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Wacko Wednesdays: Positive Psychology

Psi2As a continuation of my previous post on Happiness, I’ll talk a little bit about Positive Psychology (PP) and the lessons we can learn, as writers, from this emerging field (perhaps in a way you might not predict, though.)

In 1998, the American Psychological Association’s then-president, Martin Seligman, used the term “Positive Psychology” to describe a new trend in Psychology research: the study of how humans become and stay happy. Dr. Seligman was tired of mental illness being the sole purpose of Psychology research and practice; He wanted Psychology to study more of what makes and keeps people happy instead of only mending the sick. PP has been the trending topic in Psych since then.  Graduate students are clamoring to study topics like resiliency, decision-making, sense of control, character strength and uplifting traits. Journals publish more and more studies about the effects of “learned optimism.” Books like Stumbling on Happiness by Dan Gilbert are topping New York Times’ bestseller lists.

Like with all emerging fields, PP has its critics.  The biggest and strongest critique of PP is that the field isn’t regulated.  Any person can stick the term “Positive Psychologist” on the end of their name and claim to know how to apply the concepts that certified scientists and counselors developed.  This means that every “life coach” kook is all over the Web promoting themselves as a “PP Counselor,” and no law or national certification program is barring them from doing so.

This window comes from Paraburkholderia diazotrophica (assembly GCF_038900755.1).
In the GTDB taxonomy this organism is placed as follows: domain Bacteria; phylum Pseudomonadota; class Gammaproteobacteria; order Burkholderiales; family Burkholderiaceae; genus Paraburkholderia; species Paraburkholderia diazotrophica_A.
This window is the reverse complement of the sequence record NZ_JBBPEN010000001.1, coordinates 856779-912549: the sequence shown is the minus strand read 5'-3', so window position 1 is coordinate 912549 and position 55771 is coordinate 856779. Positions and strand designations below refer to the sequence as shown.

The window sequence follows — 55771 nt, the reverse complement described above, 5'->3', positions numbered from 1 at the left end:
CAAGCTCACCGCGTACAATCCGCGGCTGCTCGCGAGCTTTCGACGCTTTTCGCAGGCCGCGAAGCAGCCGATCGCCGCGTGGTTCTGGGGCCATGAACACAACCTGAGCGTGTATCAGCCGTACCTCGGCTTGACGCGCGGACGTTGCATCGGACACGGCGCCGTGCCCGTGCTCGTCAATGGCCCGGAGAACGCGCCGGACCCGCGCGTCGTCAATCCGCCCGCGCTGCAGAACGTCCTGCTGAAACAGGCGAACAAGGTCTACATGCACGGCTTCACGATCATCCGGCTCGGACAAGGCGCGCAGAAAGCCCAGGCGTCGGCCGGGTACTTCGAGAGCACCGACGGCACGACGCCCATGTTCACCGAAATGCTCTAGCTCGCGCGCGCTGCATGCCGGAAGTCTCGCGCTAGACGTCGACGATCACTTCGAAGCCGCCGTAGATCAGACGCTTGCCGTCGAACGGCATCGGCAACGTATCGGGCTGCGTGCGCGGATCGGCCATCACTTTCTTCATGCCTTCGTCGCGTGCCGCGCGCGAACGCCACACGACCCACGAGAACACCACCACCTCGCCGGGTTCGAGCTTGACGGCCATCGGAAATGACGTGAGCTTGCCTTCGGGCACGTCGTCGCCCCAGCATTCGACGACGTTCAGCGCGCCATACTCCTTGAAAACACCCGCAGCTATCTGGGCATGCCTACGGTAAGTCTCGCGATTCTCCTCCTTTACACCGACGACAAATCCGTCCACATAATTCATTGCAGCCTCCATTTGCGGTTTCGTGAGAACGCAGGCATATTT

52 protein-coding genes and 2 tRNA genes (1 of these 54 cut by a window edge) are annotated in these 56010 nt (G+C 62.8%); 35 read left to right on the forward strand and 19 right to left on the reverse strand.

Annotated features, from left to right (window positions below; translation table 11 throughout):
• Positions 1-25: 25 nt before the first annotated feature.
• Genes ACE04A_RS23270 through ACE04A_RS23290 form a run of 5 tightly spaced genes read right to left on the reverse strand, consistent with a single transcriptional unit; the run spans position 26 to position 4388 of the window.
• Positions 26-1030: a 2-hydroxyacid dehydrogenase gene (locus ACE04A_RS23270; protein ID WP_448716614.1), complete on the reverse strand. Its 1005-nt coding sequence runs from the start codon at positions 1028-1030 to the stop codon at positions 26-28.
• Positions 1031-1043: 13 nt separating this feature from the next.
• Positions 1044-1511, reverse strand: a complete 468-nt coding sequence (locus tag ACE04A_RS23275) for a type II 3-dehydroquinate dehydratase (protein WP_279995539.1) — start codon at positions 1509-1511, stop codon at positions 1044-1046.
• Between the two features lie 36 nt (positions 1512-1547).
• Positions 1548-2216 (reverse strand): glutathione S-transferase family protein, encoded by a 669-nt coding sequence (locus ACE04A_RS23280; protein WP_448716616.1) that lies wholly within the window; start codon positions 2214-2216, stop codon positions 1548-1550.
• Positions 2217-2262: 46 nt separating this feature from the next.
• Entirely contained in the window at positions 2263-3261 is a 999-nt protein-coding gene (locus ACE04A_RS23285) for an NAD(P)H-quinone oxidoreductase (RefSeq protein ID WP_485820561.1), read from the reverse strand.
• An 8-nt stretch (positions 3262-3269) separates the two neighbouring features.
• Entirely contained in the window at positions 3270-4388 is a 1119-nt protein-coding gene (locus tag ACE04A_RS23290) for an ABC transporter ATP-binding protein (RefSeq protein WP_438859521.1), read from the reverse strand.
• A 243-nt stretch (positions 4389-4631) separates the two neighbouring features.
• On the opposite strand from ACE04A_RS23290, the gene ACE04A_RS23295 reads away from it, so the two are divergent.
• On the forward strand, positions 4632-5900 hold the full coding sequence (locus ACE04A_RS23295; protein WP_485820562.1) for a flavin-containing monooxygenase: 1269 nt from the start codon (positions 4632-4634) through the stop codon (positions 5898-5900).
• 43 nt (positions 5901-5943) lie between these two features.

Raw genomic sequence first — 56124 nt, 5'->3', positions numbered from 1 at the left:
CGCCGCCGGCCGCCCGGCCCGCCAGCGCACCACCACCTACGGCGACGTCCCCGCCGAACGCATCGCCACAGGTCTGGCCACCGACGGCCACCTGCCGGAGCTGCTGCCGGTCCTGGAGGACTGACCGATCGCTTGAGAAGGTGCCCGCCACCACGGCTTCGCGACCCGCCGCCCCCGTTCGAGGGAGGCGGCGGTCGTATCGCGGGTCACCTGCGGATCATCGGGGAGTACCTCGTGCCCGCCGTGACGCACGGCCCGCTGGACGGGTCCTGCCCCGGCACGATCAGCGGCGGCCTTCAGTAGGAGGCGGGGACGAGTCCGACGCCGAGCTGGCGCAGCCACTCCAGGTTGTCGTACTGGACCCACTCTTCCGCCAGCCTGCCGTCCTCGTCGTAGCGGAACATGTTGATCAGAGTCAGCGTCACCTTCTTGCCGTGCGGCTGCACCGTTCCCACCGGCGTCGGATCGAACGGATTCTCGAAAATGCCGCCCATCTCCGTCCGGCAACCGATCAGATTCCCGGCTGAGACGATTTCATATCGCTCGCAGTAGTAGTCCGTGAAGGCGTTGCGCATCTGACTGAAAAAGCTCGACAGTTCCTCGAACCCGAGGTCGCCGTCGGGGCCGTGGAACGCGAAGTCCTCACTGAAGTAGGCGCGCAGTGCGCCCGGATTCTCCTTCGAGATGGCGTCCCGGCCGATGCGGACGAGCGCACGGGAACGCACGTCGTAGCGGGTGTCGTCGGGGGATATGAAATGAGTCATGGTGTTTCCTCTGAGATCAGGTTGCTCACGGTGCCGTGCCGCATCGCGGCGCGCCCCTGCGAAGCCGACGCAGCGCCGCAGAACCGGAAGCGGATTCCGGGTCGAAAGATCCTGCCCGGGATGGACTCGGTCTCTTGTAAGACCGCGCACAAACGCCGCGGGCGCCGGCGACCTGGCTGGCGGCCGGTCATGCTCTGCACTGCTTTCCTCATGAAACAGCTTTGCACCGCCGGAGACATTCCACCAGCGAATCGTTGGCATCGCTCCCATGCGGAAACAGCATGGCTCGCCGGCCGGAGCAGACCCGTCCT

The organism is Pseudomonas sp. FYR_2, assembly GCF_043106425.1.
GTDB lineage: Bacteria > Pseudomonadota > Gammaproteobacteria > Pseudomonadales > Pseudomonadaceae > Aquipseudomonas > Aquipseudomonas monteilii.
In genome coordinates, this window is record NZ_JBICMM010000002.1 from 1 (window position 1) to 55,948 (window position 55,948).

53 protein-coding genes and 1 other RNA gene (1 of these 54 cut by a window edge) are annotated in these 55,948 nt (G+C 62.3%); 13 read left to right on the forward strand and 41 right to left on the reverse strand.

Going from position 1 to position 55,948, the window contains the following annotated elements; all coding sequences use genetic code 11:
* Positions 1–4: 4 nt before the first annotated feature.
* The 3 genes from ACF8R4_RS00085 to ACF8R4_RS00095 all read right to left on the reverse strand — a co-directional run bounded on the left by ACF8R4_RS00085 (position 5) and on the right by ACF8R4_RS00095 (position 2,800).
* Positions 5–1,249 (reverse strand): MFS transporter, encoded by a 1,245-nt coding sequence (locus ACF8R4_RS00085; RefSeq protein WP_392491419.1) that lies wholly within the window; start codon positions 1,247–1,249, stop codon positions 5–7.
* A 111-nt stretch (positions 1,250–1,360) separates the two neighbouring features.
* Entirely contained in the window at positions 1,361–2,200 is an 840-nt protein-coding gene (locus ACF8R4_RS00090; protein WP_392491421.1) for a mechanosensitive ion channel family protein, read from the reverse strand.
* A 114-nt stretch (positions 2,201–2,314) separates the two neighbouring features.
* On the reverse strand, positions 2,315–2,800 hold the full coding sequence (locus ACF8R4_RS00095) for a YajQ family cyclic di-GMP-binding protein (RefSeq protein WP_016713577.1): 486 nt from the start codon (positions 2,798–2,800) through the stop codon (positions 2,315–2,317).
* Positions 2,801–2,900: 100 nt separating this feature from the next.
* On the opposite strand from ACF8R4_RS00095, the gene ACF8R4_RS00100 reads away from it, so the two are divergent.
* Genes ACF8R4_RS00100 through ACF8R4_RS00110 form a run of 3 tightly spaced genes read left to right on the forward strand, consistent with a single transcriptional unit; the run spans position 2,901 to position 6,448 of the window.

Another critique that is of lesser strength but more relevant to us as writers is the type of  personality PP seems to attract.  Those kooks on the internet and late-night infomercials are the most slimy of the bunch, but from an outsider’s view it does seem that the PP people have drunk the kool-aid.  PP people are very gung-ho and tend to be exuberant evangelists for the field.  The majority of them are do-gooders at heart; they want people to be happy and they think they’ve found science that can help.

Do you know a person like that?  A person who stresses the positive so adamantly that it becomes unbelievable or in the very least, annoying?  Your answer to this question will probably have more to do with your own place on the cynical scale than with the PP-type you’re remembering, but nonetheless let’s take a look at that character more closely. This person isn’t a snake-oil salesman; they are what I call a Believer.  For reasons they usually aren’t too familiar with themselves, Believers truly feel that their solution is the answer to many people’s problems. How does a first encounter with a person like this go?  What are you thinking?  What would by-standers think as they listened to your conversation?